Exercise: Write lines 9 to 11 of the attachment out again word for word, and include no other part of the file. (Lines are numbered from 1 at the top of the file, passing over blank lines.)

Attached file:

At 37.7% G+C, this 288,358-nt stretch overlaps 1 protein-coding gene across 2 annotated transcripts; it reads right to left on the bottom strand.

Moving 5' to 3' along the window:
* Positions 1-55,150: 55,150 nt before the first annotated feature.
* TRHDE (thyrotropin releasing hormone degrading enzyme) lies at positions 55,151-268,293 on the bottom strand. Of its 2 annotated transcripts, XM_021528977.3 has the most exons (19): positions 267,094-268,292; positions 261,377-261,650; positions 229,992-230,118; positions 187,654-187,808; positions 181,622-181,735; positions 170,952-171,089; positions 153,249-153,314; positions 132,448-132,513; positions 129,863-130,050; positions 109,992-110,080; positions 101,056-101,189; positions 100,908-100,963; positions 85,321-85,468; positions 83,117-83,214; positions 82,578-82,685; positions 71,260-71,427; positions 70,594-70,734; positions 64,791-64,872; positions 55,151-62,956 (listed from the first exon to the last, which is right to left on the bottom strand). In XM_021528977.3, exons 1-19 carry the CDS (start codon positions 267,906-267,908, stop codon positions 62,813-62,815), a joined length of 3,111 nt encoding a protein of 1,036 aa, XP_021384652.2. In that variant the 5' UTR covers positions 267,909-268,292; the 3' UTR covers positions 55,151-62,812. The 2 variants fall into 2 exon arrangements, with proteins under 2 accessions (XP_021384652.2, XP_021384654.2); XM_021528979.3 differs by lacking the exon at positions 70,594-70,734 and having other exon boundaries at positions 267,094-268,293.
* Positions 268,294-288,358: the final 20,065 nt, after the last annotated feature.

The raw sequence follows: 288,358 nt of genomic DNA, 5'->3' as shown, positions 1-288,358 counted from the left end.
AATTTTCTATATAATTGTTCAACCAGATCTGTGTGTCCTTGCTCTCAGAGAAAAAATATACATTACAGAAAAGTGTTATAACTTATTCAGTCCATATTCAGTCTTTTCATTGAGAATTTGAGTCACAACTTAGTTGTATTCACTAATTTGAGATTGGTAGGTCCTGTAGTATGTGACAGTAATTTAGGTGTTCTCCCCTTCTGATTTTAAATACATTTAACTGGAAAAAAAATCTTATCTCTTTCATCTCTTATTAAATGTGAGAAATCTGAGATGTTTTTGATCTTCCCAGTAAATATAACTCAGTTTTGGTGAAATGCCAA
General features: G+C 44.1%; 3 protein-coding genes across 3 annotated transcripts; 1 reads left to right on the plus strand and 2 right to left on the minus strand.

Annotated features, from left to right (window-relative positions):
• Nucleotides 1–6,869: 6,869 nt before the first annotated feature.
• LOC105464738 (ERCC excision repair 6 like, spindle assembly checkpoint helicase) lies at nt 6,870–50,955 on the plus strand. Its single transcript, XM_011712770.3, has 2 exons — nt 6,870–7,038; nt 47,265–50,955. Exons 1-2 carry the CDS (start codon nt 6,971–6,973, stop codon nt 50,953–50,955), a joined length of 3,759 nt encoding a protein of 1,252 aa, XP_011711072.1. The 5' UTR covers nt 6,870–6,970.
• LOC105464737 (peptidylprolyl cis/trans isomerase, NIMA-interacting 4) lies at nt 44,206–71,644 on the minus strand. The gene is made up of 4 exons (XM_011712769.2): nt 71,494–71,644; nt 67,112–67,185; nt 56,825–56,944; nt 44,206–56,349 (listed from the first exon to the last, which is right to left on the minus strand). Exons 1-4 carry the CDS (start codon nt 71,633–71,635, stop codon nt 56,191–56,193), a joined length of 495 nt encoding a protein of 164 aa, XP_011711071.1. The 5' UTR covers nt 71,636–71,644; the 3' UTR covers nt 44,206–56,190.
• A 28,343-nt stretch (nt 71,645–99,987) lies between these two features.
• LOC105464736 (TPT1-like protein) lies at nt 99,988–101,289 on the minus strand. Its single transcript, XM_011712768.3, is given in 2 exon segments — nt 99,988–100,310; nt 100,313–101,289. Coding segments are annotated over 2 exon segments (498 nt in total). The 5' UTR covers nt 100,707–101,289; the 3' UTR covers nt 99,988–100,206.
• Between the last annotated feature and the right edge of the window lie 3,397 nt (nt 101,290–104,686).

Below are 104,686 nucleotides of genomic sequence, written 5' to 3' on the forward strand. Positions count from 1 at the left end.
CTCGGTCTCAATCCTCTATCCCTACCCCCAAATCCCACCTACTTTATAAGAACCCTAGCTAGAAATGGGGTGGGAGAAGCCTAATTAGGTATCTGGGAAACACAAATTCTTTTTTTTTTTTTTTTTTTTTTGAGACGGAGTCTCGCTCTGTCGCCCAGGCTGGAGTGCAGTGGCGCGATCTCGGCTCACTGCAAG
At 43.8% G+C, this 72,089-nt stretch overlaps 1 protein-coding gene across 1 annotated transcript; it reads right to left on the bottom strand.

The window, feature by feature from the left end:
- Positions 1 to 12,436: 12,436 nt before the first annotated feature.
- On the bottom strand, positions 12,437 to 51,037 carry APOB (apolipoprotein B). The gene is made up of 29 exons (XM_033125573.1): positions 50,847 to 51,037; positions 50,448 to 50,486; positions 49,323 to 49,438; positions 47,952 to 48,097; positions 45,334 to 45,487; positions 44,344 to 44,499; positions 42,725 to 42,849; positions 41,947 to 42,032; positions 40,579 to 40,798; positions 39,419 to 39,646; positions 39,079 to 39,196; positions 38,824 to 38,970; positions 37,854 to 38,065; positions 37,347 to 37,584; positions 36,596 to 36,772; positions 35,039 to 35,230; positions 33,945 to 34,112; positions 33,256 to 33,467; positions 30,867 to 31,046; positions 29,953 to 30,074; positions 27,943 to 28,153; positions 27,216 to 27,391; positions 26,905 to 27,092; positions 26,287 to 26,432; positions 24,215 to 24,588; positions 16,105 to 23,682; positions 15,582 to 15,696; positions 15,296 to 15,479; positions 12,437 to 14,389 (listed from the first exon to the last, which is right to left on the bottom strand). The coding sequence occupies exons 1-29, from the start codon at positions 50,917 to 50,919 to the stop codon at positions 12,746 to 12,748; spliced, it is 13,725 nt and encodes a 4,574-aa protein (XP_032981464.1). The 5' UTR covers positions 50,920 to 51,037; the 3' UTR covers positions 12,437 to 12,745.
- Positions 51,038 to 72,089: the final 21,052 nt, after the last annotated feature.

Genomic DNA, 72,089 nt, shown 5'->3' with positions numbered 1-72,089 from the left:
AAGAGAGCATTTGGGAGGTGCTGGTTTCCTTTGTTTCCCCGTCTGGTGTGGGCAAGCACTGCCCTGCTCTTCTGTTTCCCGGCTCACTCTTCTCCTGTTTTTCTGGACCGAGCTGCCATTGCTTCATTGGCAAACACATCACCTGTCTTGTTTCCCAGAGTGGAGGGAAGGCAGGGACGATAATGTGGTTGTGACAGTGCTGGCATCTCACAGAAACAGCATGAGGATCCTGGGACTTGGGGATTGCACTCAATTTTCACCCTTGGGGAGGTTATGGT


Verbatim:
Annotated features, from left to right (window-relative positions):
• Nucleotides 1–6,869: 6,869 nt before the first annotated feature.
• LOC105464738 (ERCC excision repair 6 like, spindle assembly checkpoint helicase) lies at nt 6,870–50,955 on the plus strand. Its single transcript, XM_011712770.3, has 2 exons — nt 6,870–7,038; nt 47,265–50,955. Exons 1-2 carry the CDS (start codon nt 6,971–6,973, stop codon nt 50,953–50,955), a joined length of 3,759 nt encoding a protein of 1,252 aa, XP_011711072.1. The 5' UTR covers nt 6,870–6,970.